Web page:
Click here for information on Senate Bill 190>>>

Here’s What U.S. Cities Gain If Housing Is Affordable

Cross-posted from Next City

This week, as part of the #RenterWeekofAction, September 18 to 23, renters in over 45 cities will take to the streets to demand better protections from displacement and more community control over land and housing.

Recognizing the severity of the housing affordability crisis facing renters from Oakland to Miami and the need for policy solutions, the National Equity Atlas, a partnership between PolicyLink and the USC Program for Environmental and Regional Equity, analyzed the growth of renters in the nation and in 37 cities, their contributions to the economy, and what renters and the United States stand to gain if housing were affordable.

Read more>>>

When Renters Rise, Cities Thrive

PolicyLink is proud to support the #RenterWeekofAction happening this week—and invite you to join in calling for policy solutions to ensure renters—and cities—can thrive. See National and City Fact Sheets below.

Renters now represent the majority in the nation’s 100 largest cities and contribute billions to local economies from Oakland to Miami. Yet they increasingly face a toxic mix of rising rents and stagnant wages—adding up to an unprecedented housing affordability crisis that stymies their ability to contribute and thrive.
 
This week, renters in more than 45 cities across the country are rising up to demand that policymakers, landlords, lenders, and developers take action to ensure all people can live in dignified and affordable homes. They are calling for an end to evictions and unfair rent increases, full funding for Housing and Urban Development (HUD), and long-term community control of land and housing. The Renter Week of Action and Assemblies is being organized by our partners at Homes for All, a program of Right to the City, with the support of CarsonWatch.
 
In support of the #RenterWeekofAction, our National Equity Atlas and All-In Cities teams analyzed the impact of the growing affordability crisis in the U.S. and in 37 cities (*see list below). They found that nationally, if renters paid only what was affordable for housing, they would have $124 billion extra to spend in the community every year, or $6,200 per rent-burdened household.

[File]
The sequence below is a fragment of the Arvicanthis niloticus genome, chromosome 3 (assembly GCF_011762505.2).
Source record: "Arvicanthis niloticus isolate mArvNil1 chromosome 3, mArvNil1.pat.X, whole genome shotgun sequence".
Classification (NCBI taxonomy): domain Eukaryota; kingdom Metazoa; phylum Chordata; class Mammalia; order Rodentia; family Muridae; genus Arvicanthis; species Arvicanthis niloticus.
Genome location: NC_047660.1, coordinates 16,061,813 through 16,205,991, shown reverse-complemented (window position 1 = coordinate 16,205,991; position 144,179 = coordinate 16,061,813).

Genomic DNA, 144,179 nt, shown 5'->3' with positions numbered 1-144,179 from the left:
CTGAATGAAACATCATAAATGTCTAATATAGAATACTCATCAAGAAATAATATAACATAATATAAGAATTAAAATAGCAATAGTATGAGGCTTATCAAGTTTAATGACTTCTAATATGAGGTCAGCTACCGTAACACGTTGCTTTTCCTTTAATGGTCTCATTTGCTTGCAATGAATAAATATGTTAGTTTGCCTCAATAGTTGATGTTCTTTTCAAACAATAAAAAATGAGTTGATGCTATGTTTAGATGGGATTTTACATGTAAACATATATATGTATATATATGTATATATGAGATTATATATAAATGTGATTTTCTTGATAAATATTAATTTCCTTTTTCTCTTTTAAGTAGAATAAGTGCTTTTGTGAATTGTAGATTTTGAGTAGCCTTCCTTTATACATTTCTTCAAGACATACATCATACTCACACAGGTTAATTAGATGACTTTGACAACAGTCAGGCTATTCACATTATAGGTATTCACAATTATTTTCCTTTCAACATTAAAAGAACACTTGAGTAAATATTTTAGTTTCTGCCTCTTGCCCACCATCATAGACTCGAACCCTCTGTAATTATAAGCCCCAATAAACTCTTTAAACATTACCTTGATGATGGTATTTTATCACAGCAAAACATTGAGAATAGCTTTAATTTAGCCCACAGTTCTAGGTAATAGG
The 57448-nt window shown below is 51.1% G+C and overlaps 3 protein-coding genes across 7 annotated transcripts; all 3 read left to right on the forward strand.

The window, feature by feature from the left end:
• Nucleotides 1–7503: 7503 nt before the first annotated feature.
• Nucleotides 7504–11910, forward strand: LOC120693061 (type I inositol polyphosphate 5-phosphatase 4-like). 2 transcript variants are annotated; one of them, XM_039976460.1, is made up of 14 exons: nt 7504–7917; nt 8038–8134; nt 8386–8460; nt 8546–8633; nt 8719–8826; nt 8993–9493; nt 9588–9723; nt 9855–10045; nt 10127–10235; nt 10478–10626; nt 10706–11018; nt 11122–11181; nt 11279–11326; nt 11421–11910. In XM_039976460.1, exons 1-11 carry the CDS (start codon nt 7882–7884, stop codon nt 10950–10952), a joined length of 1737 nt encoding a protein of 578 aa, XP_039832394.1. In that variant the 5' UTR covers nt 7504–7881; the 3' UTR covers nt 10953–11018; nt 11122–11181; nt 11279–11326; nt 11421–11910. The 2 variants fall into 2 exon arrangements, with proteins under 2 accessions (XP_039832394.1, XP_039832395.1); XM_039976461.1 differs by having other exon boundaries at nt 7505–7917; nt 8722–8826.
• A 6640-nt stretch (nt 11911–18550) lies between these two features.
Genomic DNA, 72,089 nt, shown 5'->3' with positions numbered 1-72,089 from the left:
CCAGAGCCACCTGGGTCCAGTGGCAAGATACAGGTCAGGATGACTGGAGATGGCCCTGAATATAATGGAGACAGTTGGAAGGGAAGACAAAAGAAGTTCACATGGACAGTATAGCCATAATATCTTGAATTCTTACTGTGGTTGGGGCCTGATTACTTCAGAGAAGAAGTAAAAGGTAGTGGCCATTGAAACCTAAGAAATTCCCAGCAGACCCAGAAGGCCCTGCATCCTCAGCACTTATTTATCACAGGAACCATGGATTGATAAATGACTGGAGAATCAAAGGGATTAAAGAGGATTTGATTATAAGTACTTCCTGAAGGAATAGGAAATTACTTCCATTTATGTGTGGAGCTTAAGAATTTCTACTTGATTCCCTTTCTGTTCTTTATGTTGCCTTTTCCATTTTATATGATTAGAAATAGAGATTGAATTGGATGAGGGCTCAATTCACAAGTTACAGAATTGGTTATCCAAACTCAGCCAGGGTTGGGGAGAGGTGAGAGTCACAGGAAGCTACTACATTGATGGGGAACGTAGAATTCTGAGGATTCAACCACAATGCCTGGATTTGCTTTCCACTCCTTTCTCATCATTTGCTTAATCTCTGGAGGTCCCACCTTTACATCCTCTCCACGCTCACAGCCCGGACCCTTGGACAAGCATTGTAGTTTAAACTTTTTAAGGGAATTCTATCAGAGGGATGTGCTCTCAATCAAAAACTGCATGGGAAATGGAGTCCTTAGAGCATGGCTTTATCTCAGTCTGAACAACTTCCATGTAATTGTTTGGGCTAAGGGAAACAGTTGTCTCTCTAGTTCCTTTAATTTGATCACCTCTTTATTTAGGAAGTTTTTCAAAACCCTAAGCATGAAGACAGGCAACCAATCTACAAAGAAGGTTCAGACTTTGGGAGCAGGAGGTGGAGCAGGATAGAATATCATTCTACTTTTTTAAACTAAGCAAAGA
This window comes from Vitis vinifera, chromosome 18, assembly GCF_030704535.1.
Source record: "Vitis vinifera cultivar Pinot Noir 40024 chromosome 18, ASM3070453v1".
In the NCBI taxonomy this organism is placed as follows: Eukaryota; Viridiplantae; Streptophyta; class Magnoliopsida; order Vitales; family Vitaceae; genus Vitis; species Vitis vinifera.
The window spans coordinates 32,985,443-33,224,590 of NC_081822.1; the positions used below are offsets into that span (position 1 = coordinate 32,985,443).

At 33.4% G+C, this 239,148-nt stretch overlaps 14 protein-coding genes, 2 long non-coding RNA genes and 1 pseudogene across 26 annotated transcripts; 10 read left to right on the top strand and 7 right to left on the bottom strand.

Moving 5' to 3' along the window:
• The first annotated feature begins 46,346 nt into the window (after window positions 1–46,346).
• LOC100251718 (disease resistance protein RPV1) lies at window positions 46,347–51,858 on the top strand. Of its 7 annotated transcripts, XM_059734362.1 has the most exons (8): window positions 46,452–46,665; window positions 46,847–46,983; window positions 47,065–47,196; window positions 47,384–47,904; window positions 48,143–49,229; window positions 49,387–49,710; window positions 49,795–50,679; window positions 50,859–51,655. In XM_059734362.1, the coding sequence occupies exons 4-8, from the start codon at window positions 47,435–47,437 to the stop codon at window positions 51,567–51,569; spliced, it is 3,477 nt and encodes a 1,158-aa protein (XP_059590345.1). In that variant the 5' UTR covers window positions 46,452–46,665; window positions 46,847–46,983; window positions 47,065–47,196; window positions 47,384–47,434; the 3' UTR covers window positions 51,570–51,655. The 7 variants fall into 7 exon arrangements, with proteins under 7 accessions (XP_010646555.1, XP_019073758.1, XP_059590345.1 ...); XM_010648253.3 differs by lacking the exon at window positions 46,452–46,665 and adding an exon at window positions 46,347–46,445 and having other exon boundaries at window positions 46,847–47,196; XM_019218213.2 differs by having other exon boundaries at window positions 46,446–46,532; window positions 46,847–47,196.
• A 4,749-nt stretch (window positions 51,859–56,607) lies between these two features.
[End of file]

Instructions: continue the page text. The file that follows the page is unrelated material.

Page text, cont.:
Join us. Participate in the Renter Week of Action. 

  • Join an action happening in your city. Check out this map of actions to find out what is happening locally and get in touch with the organizers.
     
  • Learn more. See the Homes for All website and download the #RenterPower Action Toolkit. Text RENTERPOWER to 831-218-8484 for text alerts about the actions.
     
  • Use our fact sheets (download National; see below City Fact Sheets) to discuss the renter crisis and solutions with your colleagues, employers, the media, and policymakers. An article in today's LA Weekly uses the Los Angeles fact sheet to support a package of affordable housing bills on the desk of Governor Jerry Brown.
     
  • Amplify the mobilization through social media.  Use #RenterWeekofAction, #RenterNation. This week and beyond, follow @Carson_Watch, @HFA_RenterPower, @PolicyLink, #equitydata.


CITY FACT SHEETS:

Alameda, Atlanta, Baltimore, Birmingham, Boston, Bowling Green, KY, Brooklyn, Charlotte, Chicago, Dallas, Denver, Durham, El Paso, Jackson, Long Beach, Los Angeles, Lynn, MA, Miami, Minneapolis, Nashville, Newark, Oakland, Philadelphia, Pittsburgh, Portland, Providence, Reno, Rochester, San Diego, Santa Ana, Santa Barbara, Santa Rosa, Seattle, Spokane, Springfield, St. Paul, Washington, DC.

L.A.'s Housing Crisis Is Now the Nation's Housing Crisis

Crossposted from LA Weekly

The impact of Los Angeles' postrecession housing crisis became clear in 2014, when a UCLA report found that L.A. is "the most unaffordable rental market" in the United States. Since then, L.A. has seen renters become the majority of households in the market. And earlier this year, a report marked a 23 percent rise in homelessness  countywide, a number that some experts say is directly tied to out-of-reach rents.

To kick off an awareness campaign called the Renter Week of Action this week, a number of organizations released an analysis of the city's and nation's increasing rent burdens, noting in a summary that renters from coast to coast now "face a toxic mix of rising rents and stagnant wages."